Azure AD role-based access control regulates the access management to Azure AD resources. Azure AD supports two types of identity service role definitions: built-in and custom roles. Built-in roles are out of box roles that have a fixed set of permissions. These role definitions cannot be modified. There are many built-in roles that Azure AD supports, and the list is growing. To round off the edges and meet your sophisticated requirements, Azure AD also supports custom roles. Granting permission using custom Azure AD roles is a two-step process that involves creating a custom role definition and then assigning it using a role assignment. A custom role definition is a collection of permissions that you add from a preset list. These permissions are the same permissions used in the built-in roles.
“When an organization moves to the cloud and starts using identity protection, it is very important to properly configure the number and scope of administrator roles. This is particularly important because many avoidable errors can arise later on simply from the situation where the scope of administrator roles is not appropriate or too many people have such roles within the organization. It is therefore fundamental to ensure that everyone is only and exclusively authorized to do the job they are supposed to do. Noventiq can help its customers in this process from the very beginning. We assess your organization and its operations, thereby developing a global administration strategy tailored to the needs of your organization, with the right roles and positions. We will also develop individual roles for the organization if they are required to function properly. From the starting point, we will get the organization to a point where its operations are fully defined, structured, and developed in terms of administrator roles and rights.” - commented one of our experts.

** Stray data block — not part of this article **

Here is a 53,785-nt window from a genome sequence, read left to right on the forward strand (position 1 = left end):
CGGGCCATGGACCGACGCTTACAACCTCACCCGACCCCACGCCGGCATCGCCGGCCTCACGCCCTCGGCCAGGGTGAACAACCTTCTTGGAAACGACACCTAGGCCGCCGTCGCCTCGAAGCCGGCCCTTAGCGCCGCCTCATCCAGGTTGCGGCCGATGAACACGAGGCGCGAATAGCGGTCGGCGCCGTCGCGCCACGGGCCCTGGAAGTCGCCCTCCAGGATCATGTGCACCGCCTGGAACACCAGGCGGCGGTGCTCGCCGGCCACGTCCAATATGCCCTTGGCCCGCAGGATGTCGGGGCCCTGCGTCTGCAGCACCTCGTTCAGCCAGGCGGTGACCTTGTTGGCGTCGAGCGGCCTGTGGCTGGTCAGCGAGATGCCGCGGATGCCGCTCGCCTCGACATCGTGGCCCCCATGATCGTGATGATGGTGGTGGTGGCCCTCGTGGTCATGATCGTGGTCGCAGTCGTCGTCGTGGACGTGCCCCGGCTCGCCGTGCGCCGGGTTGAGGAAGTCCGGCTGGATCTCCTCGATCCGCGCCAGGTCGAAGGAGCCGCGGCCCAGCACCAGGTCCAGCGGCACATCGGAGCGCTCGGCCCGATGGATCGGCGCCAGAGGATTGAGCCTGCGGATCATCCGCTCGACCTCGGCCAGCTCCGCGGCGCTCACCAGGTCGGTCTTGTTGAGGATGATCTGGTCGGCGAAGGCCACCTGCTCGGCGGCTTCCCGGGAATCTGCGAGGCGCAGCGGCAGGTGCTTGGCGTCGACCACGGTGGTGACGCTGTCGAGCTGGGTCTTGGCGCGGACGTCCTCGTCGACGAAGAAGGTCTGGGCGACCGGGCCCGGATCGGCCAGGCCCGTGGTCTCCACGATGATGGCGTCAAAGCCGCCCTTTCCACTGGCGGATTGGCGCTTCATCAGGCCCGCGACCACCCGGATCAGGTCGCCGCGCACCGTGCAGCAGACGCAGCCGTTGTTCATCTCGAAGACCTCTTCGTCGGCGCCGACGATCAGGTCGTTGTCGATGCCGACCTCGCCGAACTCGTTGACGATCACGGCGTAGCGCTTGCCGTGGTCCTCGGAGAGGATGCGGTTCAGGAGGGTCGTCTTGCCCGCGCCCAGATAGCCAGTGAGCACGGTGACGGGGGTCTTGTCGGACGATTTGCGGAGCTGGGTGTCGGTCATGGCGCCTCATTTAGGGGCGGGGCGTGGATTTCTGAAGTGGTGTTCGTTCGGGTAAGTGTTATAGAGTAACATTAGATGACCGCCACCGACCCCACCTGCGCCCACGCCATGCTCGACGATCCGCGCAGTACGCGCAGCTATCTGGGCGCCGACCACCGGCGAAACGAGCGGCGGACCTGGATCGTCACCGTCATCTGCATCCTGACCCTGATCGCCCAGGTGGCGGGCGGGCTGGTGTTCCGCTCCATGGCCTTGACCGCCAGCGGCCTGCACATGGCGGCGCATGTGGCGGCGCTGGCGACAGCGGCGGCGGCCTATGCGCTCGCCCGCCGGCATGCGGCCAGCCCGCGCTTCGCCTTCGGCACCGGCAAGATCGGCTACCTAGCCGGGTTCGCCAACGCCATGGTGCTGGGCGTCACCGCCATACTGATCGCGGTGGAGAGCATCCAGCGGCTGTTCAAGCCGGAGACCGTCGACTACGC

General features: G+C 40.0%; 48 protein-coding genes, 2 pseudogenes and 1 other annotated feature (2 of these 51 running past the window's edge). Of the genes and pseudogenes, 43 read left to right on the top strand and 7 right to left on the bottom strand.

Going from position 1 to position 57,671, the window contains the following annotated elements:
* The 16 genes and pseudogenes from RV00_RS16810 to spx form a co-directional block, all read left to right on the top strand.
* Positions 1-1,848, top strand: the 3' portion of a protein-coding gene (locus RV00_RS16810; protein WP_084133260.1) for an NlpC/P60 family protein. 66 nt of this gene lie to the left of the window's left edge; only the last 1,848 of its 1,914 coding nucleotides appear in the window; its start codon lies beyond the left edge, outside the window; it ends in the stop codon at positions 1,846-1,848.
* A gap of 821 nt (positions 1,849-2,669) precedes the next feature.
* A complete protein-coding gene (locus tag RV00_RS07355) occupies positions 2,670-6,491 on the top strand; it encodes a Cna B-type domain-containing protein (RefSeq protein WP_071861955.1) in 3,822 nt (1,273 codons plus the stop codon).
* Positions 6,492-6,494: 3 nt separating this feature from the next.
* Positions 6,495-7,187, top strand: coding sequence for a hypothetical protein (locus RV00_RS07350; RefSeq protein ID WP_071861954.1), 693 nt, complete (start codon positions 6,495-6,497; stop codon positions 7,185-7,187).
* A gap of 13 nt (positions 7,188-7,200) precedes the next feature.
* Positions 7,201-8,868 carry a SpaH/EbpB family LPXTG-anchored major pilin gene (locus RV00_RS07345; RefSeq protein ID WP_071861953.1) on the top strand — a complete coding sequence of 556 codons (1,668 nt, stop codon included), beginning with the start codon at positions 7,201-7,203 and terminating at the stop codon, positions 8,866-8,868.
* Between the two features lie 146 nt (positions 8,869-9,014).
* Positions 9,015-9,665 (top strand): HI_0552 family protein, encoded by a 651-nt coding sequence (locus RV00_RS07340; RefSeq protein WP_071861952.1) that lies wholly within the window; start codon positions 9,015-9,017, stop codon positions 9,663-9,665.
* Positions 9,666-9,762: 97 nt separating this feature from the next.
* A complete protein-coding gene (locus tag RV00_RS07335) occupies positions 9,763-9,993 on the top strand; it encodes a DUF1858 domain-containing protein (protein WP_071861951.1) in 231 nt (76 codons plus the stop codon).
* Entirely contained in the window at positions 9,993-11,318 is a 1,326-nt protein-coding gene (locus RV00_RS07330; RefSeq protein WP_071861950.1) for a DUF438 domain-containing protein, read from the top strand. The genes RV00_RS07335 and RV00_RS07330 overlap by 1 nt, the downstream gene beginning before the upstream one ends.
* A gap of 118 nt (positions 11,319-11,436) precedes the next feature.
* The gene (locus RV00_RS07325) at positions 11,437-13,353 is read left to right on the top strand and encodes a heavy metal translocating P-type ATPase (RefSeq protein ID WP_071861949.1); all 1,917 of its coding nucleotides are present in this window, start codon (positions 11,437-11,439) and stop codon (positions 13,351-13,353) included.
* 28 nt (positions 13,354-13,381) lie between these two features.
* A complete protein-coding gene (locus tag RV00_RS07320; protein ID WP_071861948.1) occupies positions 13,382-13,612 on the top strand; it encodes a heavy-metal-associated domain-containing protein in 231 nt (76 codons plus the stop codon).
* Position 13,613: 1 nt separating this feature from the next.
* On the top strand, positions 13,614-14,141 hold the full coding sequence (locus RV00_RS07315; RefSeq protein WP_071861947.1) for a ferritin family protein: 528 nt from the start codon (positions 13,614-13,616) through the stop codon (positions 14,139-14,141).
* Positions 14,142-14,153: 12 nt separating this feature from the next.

If you feel your identity posture is not strong enough, whether it is about identity protection, authorization or policies, contact us, Noventiq has international experiences and is happy to help you to build a strong identity for your organization.